ABU DHABI: Sixth grader Nathania Stephen has just accomplished a noble mission. She redeemed three Pay it Forward cards in acts of kindness.
“My first card went in helping a woman in my building who was struggling to carry a baby in one hand and a bag in the other. I put the second card into a bag with clothes and toiletries that I left for the person who picks up garbage. The third was when I shared my pockey money with a friend,” said the Indian student.
The Pay it Forward inititiative, which started as a book and then a movie, is now a global phen-omenon involving 80 countries.
The Pay it Forward initiative capitalises on the positive energy of selfless deeds and promotes helping total strangers.
Here in Abu Dhabi, the Canadian International School participated in the Pay It Forward Day on April 26 which started several years ago inspired by a book of the same name by Catherine Ryan Hyde.
“The concept is that each person does three random acts of kindness which ripple through the community as each individual receiving an act of kindness in turn will do three more acts of kindness without expecting anything in return. It is a great opportunity to allow the children to think about making someone a little happier by doing a small thoughtful deed,” said Counsellor Marie-Anne Glavan, who initiated the concept in the school.
For grade two teacher Jaemie McClusky, it was a win-win situation. “I had the pleasure of receiving a home-made rainbow from one of the students. It was doubly rewarding to see how happy it made her to pass off her creation,” she said.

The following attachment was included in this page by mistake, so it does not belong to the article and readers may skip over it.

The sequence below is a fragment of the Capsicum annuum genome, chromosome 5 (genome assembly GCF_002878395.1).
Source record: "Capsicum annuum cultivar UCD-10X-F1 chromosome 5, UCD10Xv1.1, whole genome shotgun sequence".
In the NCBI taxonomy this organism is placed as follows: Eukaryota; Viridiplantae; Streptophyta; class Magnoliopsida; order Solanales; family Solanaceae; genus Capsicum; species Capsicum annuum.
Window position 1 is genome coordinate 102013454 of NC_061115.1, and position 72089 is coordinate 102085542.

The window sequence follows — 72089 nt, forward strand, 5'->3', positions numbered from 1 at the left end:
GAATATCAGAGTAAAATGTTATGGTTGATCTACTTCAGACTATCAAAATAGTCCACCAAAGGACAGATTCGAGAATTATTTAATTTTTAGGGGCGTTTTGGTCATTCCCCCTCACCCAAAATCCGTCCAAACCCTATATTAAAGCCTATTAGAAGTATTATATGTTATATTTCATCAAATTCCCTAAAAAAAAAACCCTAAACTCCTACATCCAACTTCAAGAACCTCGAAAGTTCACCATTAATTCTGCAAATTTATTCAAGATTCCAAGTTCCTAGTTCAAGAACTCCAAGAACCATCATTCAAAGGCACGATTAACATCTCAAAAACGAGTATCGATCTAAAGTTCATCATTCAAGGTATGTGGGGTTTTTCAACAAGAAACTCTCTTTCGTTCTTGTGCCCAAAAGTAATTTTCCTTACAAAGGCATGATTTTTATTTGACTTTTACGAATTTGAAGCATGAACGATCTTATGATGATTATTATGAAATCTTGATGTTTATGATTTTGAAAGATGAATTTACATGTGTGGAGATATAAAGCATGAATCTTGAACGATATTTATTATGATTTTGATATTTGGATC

It made the day a little brighter for lead PE teacher Zoe Hall too. “To receive a lovely gift from one of our younger students was a delight. All the students worked hard on their projects in order to spread the act of kindness to the staff at CIS and make them smile.”
“Pay It Forward concept meshes well with the philosophy of the school, in developing not only academically strong stud-ents but also focusing on them becoming socially and globally responsible citizens. We wanted the students to think about their family and community and be empowered with the possibility of creating positive change,” said Glavan.
“There are few things more satisfying than surprising someone with a random act of kindness. We are very proud of our stud-ents and school community for embracing this initiative,” said Larry Thaxter, superintendent of the school.
The students participated in two ways: by being part of class activities and through their individual three random acts of kindness. Each class selected an idea that they wanted to do for either the school or community. The activities included:
-Donating books, clothes and toys for women’s shelter
-Clothing and hygiene gift boxes for the Al Reef workers whose housing burned down
-Toys and birthday boxes for the paediatric unit of a local hospital
-Essential items for two local animal shelters
-Afternoon tea and lunches for support staff at the school
-Lunch for the cleaners
-Messages of encouragement for students
-Cleaning the cafeteria, courtyard and windows while the cleaners were treated to lunch
-Cards created by the students for all teachers
-Popsicles for the younger children during recess
-Fruit juice distributed to pupils of lower grades